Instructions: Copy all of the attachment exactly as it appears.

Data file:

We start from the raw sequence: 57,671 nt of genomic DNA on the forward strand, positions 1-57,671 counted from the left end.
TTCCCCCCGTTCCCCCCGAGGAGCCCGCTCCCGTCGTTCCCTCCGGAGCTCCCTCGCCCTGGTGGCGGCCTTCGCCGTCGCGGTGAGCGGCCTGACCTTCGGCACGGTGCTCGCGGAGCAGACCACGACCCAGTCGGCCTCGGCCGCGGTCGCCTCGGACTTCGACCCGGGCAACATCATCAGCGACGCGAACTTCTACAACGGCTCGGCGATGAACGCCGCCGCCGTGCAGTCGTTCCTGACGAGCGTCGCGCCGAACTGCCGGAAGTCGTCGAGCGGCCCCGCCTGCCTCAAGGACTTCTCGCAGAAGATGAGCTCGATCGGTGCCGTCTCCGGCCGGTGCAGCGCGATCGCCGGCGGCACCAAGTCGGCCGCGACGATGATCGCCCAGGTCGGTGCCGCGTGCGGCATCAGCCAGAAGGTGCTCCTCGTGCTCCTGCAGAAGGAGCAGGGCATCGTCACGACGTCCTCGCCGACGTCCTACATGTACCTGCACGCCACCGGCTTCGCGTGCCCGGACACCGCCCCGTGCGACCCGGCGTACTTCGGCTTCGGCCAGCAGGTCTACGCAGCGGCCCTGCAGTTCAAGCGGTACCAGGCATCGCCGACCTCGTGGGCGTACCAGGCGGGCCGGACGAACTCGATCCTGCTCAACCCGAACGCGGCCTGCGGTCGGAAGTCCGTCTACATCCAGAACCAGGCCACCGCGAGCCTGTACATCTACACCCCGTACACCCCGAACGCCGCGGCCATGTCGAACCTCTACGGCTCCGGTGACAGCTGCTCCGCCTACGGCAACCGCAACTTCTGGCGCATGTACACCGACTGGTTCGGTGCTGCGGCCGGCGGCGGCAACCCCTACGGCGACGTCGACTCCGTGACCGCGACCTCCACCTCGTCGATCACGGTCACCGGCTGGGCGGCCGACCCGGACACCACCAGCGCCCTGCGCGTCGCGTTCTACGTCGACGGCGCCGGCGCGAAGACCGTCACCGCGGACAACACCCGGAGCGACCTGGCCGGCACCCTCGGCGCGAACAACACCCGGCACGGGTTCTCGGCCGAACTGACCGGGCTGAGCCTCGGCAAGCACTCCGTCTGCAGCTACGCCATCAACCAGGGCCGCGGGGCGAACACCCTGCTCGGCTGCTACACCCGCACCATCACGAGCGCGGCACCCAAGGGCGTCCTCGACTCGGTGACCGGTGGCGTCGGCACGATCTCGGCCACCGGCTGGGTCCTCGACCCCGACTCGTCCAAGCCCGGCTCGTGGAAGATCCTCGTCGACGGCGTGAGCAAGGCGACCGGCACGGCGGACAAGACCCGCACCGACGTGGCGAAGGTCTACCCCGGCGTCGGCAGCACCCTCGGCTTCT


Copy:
We start from the raw sequence: 57,671 nt of genomic DNA on the forward strand, positions 1-57,671 counted from the left end.
TTCCCCCCGTTCCCCCCGAGGAGCCCGCTCCCGTCGTTCCCTCCGGAGCTCCCTCGCCCTGGTGGCGGCCTTCGCCGTCGCGGTGAGCGGCCTGACCTTCGGCACGGTGCTCGCGGAGCAGACCACGACCCAGTCGGCCTCGGCCGCGGTCGCCTCGGACTTCGACCCGGGCAACATCATCAGCGACGCGAACTTCTACAACGGCTCGGCGATGAACGCCGCCGCCGTGCAGTCGTTCCTGACGAGCGTCGCGCCGAACTGCCGGAAGTCGTCGAGCGGCCCCGCCTGCCTCAAGGACTTCTCGCAGAAGATGAGCTCGATCGGTGCCGTCTCCGGCCGGTGCAGCGCGATCGCCGGCGGCACCAAGTCGGCCGCGACGATGATCGCCCAGGTCGGTGCCGCGTGCGGCATCAGCCAGAAGGTGCTCCTCGTGCTCCTGCAGAAGGAGCAGGGCATCGTCACGACGTCCTCGCCGACGTCCTACATGTACCTGCACGCCACCGGCTTCGCGTGCCCGGACACCGCCCCGTGCGACCCGGCGTACTTCGGCTTCGGCCAGCAGGTCTACGCAGCGGCCCTGCAGTTCAAGCGGTACCAGGCATCGCCGACCTCGTGGGCGTACCAGGCGGGCCGGACGAACTCGATCCTGCTCAACCCGAACGCGGCCTGCGGTCGGAAGTCCGTCTACATCCAGAACCAGGCCACCGCGAGCCTGTACATCTACACCCCGTACACCCCGAACGCCGCGGCCATGTCGAACCTCTACGGCTCCGGTGACAGCTGCTCCGCCTACGGCAACCGCAACTTCTGGCGCATGTACACCGACTGGTTCGGTGCTGCGGCCGGCGGCGGCAACCCCTACGGCGACGTCGACTCCGTGACCGCGACCTCCACCTCGTCGATCACGGTCACCGGCTGGGCGGCCGACCCGGACACCACCAGCGCCCTGCGCGTCGCGTTCTACGTCGACGGCGCCGGCGCGAAGACCGTCACCGCGGACAACACCCGGAGCGACCTGGCCGGCACCCTCGGCGCGAACAACACCCGGCACGGGTTCTCGGCCGAACTGACCGGGCTGAGCCTCGGCAAGCACTCCGTCTGCAGCTACGCCATCAACCAGGGCCGCGGGGCGAACACCCTGCTCGGCTGCTACACCCGCACCATCACGAGCGCGGCACCCAAGGGCGTCCTCGACTCGGTGACCGGTGGCGTCGGCACGATCTCGGCCACCGGCTGGGTCCTCGACCCCGACTCGTCCAAGCCCGGCTCGTGGAAGATCCTCGTCGACGGCGTGAGCAAGGCGACCGGCACGGCGGACAAGACCCGCACCGACGTGGCGAAGGTCTACCCCGGCGTCGGCAGCACCCTCGGCTTCT